In terms of Ukraine’s interest, firstly, promoting connectivity between China and the EU may help Ukraine strengthen its position vis-à-vis Russia and the EU and help to follow a balanced and multi-vector foreign policy. Secondly, becoming a major transit country and exporting goods to China would contribute to the Ukrainian economy.

Finally, Ukraine has a chance to securitize its land against Russia by the way of becoming a major transit country between China and the EU.

A New Bridge?

Despite Zelensky’s willingness to transform the country to bridge between China and the EU, there are both political and technical problems that create challenges for Ukraine.

With regards to the political problems, firstly, unstable and fluctuating relations between China and Ukraine, especially in the Motor Sich case and Ukraine’s selective policy towards China, create challenges for long-term relations between the two countries.

Secondly, strained relations between Russia and Ukraine also create doubts about the stability of Ukrainian routes. For example, after 2016 the Russian government’s decision to block rail transit from Ukraine to Central Asia shows how volatile and unstable relations between two countries are.

Thirdly, due to the strategic partnership between China and Russia, China has limited opportunities to improve its relations with Ukraine in terms of economic and infrastructure development cooperation.

Finally, the strengthening perception of the “China Threat” in both western and eastern European countries, and the crisis in the 17+1 platform may create a range of problems for Ukraine in managing its relations with China and may result in pressure from EU to abandon the connection.

In addition to political reasons, there are also different technical and economic reasons that create a range of problems for Ukraine.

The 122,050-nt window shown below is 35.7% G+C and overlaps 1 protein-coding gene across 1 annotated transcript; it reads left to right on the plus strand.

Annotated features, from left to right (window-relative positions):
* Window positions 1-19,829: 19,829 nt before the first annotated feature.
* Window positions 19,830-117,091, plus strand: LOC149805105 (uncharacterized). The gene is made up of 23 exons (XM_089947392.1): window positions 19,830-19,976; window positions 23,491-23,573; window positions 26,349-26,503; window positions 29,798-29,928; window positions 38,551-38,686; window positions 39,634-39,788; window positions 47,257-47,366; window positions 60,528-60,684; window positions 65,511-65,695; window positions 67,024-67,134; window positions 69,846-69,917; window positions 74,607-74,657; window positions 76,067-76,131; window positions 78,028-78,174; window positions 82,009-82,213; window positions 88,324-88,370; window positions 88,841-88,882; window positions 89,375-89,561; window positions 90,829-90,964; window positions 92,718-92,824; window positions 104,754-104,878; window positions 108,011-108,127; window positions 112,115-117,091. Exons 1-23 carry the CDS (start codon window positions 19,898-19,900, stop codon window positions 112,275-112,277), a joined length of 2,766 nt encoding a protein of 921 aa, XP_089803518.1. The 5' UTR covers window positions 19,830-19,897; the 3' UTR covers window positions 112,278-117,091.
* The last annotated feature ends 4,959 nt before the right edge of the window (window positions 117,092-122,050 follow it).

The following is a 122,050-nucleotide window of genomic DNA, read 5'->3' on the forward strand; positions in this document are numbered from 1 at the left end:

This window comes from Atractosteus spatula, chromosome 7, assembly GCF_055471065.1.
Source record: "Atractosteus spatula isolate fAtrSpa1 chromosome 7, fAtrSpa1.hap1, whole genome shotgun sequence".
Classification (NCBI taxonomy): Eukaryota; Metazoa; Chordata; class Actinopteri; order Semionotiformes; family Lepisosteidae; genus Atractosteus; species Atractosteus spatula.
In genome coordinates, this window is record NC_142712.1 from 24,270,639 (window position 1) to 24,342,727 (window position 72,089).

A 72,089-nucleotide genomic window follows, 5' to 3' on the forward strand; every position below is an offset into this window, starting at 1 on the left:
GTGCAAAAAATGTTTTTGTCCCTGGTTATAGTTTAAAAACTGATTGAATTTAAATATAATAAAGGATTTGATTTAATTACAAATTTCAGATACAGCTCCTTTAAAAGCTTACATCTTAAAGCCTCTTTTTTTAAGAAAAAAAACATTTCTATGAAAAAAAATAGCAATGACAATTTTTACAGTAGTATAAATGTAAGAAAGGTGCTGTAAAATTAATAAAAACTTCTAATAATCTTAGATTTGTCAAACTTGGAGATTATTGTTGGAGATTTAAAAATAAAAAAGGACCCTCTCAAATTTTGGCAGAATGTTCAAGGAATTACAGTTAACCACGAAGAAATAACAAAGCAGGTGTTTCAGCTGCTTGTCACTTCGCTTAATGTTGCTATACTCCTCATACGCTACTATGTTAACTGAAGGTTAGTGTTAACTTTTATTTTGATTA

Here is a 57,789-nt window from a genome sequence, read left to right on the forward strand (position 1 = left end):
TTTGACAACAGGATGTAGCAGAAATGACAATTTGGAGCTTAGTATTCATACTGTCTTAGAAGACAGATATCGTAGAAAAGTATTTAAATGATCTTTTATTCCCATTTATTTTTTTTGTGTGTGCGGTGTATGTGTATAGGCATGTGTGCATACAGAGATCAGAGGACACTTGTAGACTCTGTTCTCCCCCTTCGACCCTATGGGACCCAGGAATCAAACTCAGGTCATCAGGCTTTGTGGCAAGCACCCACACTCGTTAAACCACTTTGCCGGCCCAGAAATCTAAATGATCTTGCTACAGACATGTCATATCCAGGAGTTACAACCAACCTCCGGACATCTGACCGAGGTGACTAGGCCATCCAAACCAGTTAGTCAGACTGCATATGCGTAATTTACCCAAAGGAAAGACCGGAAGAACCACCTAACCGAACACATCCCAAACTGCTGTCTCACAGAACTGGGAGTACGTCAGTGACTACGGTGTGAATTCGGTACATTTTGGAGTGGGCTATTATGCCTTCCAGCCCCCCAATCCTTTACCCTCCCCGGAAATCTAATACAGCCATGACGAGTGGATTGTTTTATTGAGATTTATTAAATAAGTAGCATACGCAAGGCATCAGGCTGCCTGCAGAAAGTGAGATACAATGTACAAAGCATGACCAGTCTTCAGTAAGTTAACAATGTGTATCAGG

Firstly, insufficient and old infrastructure prevents Ukraine from using its geographical position. In the long run, the state needs to invest and develop its railway system and capabilities.

Secondly, the fact that Ukraine is not a member of the Eurasian Economic Union like Belarus means that trains spend much more time at the Russian border than Belarus and have to go through different bureaucratic procedures.

Thirdly, Ukraine’s unstable business and political environment also discourages Chinese companies from investing. Finally, as with other routes, this route also needs subsidies in the short and medium-term, but due to Ukraine’s problematic business environment and different technical problems, which were mentioned above, there is no guarantee that Chinese provincial governments will subsidize this route.

Moreover, any crisis with Russia may lead to delays at the border. The possibility of a delay is a major problem for Ukraine because supply chains are based on the principle of just-in-time and if companies cannot calculate arrival times, they will be reluctant to invest or subsidize routes.

To sum up, despite Zelensky’s willingness to transform the state into a new transport hub or a new bridge for China and EU trade, there are too many political and economic obstacles.

In the short and medium-term, Ukraine does not stand a chance to be the main transit country between China and the EU. Instead, a new route through Ukraine could play a complementary role for BRI’s northern corridor, instead of replacing the old routes.